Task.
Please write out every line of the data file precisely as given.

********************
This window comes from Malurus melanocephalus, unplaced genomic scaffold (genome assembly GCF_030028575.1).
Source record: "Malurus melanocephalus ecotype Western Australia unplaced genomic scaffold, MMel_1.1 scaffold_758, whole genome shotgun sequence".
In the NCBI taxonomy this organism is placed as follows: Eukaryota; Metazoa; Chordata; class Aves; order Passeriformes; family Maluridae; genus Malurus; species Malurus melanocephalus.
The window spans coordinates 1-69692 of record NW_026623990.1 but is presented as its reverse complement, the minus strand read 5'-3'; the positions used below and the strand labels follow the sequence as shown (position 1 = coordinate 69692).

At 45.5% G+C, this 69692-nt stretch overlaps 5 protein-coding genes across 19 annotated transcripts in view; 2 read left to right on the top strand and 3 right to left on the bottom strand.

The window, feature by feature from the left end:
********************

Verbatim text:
This window comes from Malurus melanocephalus, unplaced genomic scaffold (genome assembly GCF_030028575.1).
Source record: "Malurus melanocephalus ecotype Western Australia unplaced genomic scaffold, MMel_1.1 scaffold_758, whole genome shotgun sequence".
In the NCBI taxonomy this organism is placed as follows: Eukaryota; Metazoa; Chordata; class Aves; order Passeriformes; family Maluridae; genus Malurus; species Malurus melanocephalus.
The window spans coordinates 1-69692 of record NW_026623990.1 but is presented as its reverse complement, the minus strand read 5'-3'; the positions used below and the strand labels follow the sequence as shown (position 1 = coordinate 69692).

At 45.5% G+C, this 69692-nt stretch overlaps 5 protein-coding genes across 19 annotated transcripts in view; 2 read left to right on the top strand and 3 right to left on the bottom strand.

The window, feature by feature from the left end: